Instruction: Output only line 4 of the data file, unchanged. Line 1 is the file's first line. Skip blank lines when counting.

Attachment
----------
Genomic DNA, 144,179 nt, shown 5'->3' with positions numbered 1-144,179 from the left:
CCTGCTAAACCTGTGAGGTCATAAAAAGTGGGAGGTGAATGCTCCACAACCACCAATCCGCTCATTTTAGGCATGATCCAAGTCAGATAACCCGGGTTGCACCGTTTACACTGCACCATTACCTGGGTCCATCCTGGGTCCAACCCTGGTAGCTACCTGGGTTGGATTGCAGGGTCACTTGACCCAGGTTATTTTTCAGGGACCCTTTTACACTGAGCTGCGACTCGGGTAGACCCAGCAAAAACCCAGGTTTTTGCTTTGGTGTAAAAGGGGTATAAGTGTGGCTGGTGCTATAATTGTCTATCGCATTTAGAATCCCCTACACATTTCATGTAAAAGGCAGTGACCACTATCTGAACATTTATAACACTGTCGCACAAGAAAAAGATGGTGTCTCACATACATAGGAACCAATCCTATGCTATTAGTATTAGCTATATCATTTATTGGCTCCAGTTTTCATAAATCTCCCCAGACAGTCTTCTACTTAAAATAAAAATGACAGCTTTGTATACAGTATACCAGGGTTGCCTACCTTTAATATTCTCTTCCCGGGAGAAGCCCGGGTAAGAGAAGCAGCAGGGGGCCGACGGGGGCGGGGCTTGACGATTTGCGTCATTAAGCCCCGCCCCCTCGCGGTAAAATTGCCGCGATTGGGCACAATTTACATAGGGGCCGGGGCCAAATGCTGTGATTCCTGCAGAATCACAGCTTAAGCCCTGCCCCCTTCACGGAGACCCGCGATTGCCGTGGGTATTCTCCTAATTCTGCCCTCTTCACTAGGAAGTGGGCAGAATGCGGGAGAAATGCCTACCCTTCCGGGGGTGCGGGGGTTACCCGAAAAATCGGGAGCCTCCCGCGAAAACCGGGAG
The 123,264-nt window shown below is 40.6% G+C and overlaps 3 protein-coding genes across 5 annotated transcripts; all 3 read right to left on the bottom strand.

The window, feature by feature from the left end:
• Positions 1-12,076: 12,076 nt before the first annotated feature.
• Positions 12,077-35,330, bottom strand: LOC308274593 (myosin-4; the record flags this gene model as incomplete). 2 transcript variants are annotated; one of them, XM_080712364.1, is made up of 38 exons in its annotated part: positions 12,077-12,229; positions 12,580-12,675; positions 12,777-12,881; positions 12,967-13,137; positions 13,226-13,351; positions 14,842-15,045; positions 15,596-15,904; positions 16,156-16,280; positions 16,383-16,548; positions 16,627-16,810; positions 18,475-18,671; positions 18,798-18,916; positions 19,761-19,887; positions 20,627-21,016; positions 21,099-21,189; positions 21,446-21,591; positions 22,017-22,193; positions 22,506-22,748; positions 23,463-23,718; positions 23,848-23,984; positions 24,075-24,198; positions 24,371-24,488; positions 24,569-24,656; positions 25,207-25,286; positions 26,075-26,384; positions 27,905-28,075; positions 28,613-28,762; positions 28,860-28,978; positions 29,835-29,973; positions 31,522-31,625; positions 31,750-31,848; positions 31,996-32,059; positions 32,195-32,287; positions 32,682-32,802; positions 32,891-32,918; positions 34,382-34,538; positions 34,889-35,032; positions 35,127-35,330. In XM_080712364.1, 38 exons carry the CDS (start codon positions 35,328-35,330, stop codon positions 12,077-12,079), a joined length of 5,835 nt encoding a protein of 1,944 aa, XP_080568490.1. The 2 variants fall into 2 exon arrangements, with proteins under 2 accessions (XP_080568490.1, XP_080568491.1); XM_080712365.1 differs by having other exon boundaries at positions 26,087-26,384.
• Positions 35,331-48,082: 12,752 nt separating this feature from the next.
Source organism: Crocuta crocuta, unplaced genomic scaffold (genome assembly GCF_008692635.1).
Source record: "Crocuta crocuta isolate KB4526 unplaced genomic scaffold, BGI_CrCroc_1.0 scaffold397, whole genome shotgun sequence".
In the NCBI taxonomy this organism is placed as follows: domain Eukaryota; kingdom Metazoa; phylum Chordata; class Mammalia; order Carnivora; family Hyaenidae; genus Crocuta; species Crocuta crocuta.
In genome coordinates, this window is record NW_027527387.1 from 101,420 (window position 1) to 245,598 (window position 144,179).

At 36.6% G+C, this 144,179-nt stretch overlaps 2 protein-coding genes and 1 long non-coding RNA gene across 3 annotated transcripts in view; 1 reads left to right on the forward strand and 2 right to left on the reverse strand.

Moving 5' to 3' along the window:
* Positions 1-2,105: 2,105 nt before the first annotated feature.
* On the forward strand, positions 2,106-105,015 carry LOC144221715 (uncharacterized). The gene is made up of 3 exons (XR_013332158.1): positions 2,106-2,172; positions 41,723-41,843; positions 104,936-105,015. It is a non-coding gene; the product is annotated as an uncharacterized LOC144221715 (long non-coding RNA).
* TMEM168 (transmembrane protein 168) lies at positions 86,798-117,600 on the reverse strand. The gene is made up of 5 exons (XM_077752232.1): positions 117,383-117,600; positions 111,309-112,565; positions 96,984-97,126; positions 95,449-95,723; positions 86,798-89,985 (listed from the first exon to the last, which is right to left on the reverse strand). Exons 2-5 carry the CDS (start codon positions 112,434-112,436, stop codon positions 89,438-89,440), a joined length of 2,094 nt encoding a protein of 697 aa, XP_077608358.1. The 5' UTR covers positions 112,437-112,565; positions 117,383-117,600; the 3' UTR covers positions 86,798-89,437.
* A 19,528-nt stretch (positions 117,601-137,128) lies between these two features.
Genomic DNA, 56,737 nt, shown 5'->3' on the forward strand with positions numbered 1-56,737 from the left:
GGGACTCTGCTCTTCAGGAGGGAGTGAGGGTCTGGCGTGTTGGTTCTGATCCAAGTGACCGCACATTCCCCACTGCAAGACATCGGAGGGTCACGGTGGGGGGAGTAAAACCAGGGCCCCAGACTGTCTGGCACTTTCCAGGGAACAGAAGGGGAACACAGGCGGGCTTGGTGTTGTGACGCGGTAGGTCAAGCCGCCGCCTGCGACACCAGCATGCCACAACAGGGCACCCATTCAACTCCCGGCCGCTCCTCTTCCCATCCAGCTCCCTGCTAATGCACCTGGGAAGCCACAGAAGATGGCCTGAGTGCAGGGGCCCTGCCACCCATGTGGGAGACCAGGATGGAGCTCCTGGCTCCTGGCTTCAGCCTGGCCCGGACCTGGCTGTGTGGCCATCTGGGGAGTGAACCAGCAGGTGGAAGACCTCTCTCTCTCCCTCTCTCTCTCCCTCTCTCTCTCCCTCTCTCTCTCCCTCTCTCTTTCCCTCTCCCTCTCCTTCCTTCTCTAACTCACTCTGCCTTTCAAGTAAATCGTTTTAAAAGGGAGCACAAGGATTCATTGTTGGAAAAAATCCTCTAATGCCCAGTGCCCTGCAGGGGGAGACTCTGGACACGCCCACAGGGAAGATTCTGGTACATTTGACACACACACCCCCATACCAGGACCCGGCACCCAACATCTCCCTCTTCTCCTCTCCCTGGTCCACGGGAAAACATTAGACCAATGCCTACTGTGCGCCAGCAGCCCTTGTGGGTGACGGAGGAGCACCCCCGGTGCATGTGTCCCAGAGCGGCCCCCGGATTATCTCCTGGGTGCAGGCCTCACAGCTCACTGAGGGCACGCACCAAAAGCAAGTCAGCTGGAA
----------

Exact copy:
The window, feature by feature from the left end: